When my son needed orthopedic surgery, I was grateful for the doctor who performed the operation. The doctor, who was nearing retirement, assured us he’d helped thousands of people with the same problem. Even so, before the procedure, he prayed and asked God to provide a good outcome. And I’m so grateful He did.
Jehoshaphat, an experienced national leader, prayed too during a crisis. Three nations had united against him, and they were coming to attack his people. Although he had more than two decades of experience, he decided to ask God what to do. He prayed, “[We] will cry out to you in our distress, and you will hear us and save us” (2 Chronicles 20:9). He also asked for guidance, saying, “We do not know what to do, but our eyes are on you” (v. 12).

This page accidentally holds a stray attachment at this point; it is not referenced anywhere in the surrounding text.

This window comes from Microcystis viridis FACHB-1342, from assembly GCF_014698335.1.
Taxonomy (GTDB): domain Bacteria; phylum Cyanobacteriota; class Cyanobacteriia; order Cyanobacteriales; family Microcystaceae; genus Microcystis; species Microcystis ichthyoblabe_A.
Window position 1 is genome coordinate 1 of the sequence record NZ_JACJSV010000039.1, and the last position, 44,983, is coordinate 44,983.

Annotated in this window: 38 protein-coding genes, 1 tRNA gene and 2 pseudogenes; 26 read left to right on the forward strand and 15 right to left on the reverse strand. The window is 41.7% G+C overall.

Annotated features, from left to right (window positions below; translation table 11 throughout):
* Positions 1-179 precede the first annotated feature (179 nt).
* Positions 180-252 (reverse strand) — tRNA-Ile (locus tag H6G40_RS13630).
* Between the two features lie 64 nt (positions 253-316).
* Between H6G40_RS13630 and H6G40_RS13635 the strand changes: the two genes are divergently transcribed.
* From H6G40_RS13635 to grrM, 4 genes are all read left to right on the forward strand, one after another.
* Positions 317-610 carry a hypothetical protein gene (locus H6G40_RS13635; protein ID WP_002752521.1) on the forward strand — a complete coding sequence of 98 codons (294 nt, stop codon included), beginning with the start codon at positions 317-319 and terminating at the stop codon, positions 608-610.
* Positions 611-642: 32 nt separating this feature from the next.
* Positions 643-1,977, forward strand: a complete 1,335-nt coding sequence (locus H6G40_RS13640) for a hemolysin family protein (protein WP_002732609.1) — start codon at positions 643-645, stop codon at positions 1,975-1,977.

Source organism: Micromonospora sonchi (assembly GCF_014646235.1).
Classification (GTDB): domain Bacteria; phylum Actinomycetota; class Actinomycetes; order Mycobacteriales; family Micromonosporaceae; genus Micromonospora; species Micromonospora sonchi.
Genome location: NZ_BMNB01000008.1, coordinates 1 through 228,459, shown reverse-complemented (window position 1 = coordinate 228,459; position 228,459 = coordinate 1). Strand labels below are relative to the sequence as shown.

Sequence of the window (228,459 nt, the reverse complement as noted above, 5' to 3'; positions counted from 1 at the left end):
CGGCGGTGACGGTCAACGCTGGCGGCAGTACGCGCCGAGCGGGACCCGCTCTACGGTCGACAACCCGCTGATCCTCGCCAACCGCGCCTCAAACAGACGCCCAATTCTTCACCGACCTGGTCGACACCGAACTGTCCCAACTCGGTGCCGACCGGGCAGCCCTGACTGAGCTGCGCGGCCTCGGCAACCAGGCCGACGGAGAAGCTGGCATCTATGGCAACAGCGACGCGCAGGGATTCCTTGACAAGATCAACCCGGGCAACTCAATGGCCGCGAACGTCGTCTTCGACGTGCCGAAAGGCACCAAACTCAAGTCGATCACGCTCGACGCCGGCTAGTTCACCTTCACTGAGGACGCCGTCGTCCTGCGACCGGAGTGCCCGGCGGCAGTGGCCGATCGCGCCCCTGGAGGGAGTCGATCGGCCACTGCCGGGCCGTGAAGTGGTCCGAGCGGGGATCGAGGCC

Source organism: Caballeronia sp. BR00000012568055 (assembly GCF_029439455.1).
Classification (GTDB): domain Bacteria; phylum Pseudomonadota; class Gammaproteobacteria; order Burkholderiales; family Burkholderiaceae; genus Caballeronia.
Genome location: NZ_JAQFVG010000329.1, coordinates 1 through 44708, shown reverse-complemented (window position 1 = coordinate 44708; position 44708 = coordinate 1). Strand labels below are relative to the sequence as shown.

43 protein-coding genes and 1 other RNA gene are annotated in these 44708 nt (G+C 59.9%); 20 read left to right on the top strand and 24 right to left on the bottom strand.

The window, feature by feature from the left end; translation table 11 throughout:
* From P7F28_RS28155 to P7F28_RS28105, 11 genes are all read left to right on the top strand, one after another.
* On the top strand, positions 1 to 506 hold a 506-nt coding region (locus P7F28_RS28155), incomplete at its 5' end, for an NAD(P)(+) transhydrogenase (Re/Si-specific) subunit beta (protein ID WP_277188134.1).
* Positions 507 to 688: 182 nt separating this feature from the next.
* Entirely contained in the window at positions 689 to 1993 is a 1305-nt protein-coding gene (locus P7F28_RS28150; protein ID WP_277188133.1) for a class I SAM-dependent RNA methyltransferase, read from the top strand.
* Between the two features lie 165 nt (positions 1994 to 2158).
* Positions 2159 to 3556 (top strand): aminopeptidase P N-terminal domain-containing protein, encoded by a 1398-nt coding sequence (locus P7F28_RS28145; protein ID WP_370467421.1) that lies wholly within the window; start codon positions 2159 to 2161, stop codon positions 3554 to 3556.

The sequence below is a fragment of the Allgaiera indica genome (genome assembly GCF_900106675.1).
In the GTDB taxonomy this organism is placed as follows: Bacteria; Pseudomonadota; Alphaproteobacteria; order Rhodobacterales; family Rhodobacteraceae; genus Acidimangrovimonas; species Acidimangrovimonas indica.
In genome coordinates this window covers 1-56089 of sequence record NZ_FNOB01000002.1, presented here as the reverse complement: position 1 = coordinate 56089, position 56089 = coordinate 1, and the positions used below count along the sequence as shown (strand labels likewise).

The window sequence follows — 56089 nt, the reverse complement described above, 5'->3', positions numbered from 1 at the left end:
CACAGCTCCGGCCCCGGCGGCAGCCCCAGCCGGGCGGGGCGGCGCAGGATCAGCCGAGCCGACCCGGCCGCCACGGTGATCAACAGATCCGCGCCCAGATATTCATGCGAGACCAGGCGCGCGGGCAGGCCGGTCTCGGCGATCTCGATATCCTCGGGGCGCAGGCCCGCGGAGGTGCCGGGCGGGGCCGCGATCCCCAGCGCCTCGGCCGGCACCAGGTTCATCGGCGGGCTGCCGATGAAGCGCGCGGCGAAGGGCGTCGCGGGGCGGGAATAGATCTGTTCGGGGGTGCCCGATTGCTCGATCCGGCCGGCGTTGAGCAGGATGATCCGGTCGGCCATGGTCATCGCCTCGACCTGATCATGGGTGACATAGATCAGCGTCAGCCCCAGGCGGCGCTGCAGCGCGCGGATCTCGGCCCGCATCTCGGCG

Jehoshaphat’s humble approach to the challenge opened his heart to God’s involvement, which came in the form of encouragement and divine intervention (vv. 15–17, 22). No matter how much experience we have in certain areas, praying for help develops a holy reliance on God. It reminds us that He knows more than we do, and He’s ultimately in control. It puts us in a humble place—a place where He’s pleased to respond and support us, no matter what the outcome may be.